Tropes vs Women in Video Games, Women as Background Decoration: Part 2 (via femfreq)

And even more telling.  When people (guys) complain about ‘realism’ in games or movies, they are not really talking about literal realism.  That’s not what they mean.  The word they are reaching for is verisimilitude - in other words: that which breaks the illusion.

When we say of a piece of fiction that contains dragons, flying suits of armor, or aliens that it is ‘realistic’, what we really mean is that it feels real - that the characters reactions, the world built around the fantastical elements and how the non-fantastical elements interact with them seems “true” to us.  We look at it and nod and say to ourselves inside “Yes, that is how someone would react to seeing a giant monster” or “Yes, that seems like how society would react to an alien invasion” - the world around the made-up stuff is carefully designed and seems thought-out enough that we buy it emotionally, even if we know that logically it is nonsense.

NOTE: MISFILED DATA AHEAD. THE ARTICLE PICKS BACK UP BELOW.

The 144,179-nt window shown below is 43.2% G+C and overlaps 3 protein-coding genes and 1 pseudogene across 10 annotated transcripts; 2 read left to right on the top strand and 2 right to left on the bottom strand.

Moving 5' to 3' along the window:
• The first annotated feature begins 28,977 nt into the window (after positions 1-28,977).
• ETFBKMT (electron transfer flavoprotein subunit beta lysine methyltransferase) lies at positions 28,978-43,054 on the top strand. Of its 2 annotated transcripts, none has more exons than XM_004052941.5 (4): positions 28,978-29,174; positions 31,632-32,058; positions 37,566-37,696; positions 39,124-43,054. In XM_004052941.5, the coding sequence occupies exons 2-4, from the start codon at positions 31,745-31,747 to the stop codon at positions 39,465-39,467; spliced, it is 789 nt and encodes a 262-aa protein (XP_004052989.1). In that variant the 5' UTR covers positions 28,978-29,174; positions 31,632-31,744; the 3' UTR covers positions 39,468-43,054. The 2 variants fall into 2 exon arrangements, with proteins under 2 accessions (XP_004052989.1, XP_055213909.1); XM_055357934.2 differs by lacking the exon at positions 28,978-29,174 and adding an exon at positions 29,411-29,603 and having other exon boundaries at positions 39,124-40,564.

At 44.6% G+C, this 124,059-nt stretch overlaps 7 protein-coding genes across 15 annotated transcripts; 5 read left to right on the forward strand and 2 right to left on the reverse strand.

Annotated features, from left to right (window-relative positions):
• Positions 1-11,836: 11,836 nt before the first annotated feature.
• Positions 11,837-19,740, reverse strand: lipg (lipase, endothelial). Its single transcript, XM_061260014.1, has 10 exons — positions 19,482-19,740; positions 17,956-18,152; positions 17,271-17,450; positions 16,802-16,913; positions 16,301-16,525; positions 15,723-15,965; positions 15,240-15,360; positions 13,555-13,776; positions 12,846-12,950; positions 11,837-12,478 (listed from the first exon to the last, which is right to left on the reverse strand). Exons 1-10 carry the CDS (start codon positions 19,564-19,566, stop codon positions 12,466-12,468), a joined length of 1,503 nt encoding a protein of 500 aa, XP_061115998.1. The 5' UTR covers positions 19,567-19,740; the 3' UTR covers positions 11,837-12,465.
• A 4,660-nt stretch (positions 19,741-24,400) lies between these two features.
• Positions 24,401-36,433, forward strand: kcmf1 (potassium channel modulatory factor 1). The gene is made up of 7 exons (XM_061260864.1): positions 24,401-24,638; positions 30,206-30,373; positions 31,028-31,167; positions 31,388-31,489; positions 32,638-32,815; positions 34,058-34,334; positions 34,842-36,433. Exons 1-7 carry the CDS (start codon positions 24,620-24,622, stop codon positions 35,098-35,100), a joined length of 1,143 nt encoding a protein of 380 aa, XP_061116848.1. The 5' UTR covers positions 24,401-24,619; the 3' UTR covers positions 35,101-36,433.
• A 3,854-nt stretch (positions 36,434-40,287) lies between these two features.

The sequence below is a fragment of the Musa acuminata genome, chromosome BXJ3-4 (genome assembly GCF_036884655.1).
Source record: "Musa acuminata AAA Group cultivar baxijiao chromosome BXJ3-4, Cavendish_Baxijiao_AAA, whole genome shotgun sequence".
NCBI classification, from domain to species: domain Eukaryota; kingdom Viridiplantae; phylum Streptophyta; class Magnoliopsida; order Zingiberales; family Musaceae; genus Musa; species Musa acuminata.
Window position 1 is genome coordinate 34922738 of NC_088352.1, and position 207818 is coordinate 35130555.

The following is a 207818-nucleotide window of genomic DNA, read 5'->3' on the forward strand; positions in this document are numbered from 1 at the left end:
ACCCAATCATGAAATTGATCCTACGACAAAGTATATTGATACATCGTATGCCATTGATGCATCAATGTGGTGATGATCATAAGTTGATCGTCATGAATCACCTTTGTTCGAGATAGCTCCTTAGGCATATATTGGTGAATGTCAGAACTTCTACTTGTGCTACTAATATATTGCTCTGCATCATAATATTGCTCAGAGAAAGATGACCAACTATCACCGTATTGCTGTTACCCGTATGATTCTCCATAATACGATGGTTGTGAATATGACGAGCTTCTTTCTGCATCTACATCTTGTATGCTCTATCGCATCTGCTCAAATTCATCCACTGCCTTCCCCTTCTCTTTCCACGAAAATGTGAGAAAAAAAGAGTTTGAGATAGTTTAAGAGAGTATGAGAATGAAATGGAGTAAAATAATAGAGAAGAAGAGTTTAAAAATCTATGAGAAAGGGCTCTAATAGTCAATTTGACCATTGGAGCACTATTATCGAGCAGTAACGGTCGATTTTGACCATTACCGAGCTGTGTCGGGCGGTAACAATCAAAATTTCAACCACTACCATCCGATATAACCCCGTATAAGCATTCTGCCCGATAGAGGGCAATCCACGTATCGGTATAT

So when someone complains that a medieval fantasy world does not feel “realistic” without the ugly oppression, dehumanization, and violation of women as a standard background element, what they are saying is that those details feel right to them.  That the world, without that misogyny, is not emotionally satisfying.  They are saying they need that there for the world to make sense.

(via adventurotica)

THIS. This so hard.

(via tygermama)

(via where the brave may live forever)